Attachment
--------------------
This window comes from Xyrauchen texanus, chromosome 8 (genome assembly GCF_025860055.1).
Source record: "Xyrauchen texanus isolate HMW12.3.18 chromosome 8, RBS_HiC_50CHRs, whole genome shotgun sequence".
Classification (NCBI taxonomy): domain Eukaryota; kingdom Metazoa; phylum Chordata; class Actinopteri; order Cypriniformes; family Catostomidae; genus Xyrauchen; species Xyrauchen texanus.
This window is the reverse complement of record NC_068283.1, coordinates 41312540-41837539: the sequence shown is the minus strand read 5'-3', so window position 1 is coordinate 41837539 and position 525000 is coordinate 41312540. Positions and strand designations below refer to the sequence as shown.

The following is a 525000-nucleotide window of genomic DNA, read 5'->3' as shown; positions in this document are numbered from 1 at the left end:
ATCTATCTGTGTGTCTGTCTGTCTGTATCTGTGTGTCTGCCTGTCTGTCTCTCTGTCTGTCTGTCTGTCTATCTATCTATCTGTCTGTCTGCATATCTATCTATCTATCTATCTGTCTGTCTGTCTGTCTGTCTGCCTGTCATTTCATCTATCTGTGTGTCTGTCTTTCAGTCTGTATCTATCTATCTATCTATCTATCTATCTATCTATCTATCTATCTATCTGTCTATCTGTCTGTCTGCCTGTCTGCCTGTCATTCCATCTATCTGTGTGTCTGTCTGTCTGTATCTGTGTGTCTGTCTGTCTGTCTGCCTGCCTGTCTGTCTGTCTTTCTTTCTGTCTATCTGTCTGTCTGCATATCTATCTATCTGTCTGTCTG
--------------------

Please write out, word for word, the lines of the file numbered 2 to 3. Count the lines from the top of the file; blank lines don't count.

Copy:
Source record: "Xyrauchen texanus isolate HMW12.3.18 chromosome 8, RBS_HiC_50CHRs, whole genome shotgun sequence".
Classification (NCBI taxonomy): domain Eukaryota; kingdom Metazoa; phylum Chordata; class Actinopteri; order Cypriniformes; family Catostomidae; genus Xyrauchen; species Xyrauchen texanus.